I alway knew that I would go to college. Whenever I talked to my parents about the future and what I wanted to do with my life, I knew that obtaining a college degree would be in the picture. My dad used to tell me stories from when he was young and how most of his friends, including himself, were able to find well-paying jobs right out of high school. Unfortunately, the times have changed, and it has become increasingly difficult to do this without a college degree. In a world where a college degree has essentially become the new high school diploma, it’s become more necessary for students wanting to improve their career opportunities and earn a larger income.
When I decided to attend Michigan State, my parents were initially wary of the cost, and experienced a little bit of sticker shock. Alex Long, a sophomore packaging major and first generation student, recalled that her parents weren’t so surprised by the price, but were rather confused as to how she would pay for it. “College was always an expectation,” Long said. “My father started saving as soon as I was born, and while they were financially aware, they had no idea how paying for college worked,” Long said. With both of our parents being from generations where many people didn’t go to college, they are just now learning about how the entire process works, now that their children are beginning to graduate from high school. “I basically did all of the research myself when it came to applying to schools, scholarships and filling out the FAFSA,” Long said. “I’m pretty much in charge of keeping payments up to date, and just give my parents the tax information.”
I’m in the same boat. My parents had never heard of FAFSA before, and because they were so busy balancing work, bills and raising my brother and I, I took on the responsibility of doing everything myself. I’ve always been extremely independent so I didn’t mind, but with my brother starting college in the fall, my dad has become much more knowledgeable about the entire process, and I’ve received fewer and fewer phone calls asking for help.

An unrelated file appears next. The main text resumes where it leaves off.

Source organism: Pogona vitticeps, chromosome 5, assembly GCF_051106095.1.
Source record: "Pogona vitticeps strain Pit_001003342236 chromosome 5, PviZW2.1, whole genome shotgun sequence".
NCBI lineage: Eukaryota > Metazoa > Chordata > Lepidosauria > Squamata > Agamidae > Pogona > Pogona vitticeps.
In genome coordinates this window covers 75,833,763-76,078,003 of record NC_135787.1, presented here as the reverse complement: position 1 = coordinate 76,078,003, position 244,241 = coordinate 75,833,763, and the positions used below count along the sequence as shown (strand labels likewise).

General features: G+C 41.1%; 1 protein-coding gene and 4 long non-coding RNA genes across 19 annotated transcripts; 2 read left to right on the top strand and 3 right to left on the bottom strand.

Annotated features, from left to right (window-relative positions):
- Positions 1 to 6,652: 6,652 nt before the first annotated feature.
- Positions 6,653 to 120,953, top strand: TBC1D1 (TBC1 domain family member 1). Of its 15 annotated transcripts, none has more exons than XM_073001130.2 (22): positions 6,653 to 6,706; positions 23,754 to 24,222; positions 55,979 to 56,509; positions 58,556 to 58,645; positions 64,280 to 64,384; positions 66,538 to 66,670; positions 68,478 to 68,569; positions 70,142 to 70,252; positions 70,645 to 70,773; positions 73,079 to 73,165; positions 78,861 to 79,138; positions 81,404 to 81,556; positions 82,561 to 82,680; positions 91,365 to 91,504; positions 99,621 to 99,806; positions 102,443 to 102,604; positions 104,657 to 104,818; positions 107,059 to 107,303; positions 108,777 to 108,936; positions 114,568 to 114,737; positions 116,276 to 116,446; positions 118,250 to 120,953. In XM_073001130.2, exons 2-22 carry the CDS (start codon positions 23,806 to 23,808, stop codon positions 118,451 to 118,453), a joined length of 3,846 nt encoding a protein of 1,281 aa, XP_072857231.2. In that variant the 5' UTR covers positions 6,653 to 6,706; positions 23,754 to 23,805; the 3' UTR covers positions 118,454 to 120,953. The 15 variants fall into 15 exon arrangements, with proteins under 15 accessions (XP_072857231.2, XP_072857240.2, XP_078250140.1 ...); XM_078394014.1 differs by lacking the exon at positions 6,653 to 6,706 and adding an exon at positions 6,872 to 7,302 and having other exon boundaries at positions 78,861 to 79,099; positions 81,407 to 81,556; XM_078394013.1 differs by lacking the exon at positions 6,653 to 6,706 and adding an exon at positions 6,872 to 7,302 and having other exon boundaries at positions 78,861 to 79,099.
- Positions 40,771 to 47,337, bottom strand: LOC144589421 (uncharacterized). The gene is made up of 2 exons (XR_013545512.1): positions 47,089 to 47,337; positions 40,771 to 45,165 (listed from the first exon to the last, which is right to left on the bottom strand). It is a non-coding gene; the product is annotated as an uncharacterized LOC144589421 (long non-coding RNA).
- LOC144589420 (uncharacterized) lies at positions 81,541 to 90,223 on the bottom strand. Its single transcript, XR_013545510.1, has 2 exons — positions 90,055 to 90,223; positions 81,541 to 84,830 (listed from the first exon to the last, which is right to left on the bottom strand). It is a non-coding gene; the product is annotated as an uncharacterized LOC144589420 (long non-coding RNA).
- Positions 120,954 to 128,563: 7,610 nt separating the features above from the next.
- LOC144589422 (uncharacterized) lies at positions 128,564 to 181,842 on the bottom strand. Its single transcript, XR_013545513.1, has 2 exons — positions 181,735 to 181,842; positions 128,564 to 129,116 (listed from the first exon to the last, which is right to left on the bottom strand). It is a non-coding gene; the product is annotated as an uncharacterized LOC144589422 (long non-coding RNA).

Even though my parents didn’t know much about college, they continue to be extremely supportive in so many other ways. From texting me “Go Green!” whenever our football team scores a touchdown to making me my favorite meals when I come home, it’s the little details that really make a difference. I think that they had always hoped I would go to college but had never pushed me one way or another. While the process was a little stressful and frustrating at times, the support from my parents makes it that much easier. They want me to take advantage of all the opportunities they didn’t have, and repeatedly tell me how proud they are of what I’m doing—always making sure to brag about me to our neighbors and relatives. While all of the stress and work can be a bit overwhelming at times, knowing that I’m making my parents proud makes everything worth it.
Photo courtesy of Michigan State University.
Samantha Fegan is a sophomore majoring in professional writing with additional majors in French and linguistics. When she’s not devouring a new book, she can be found out on a run, listening to music or planning her next adventure.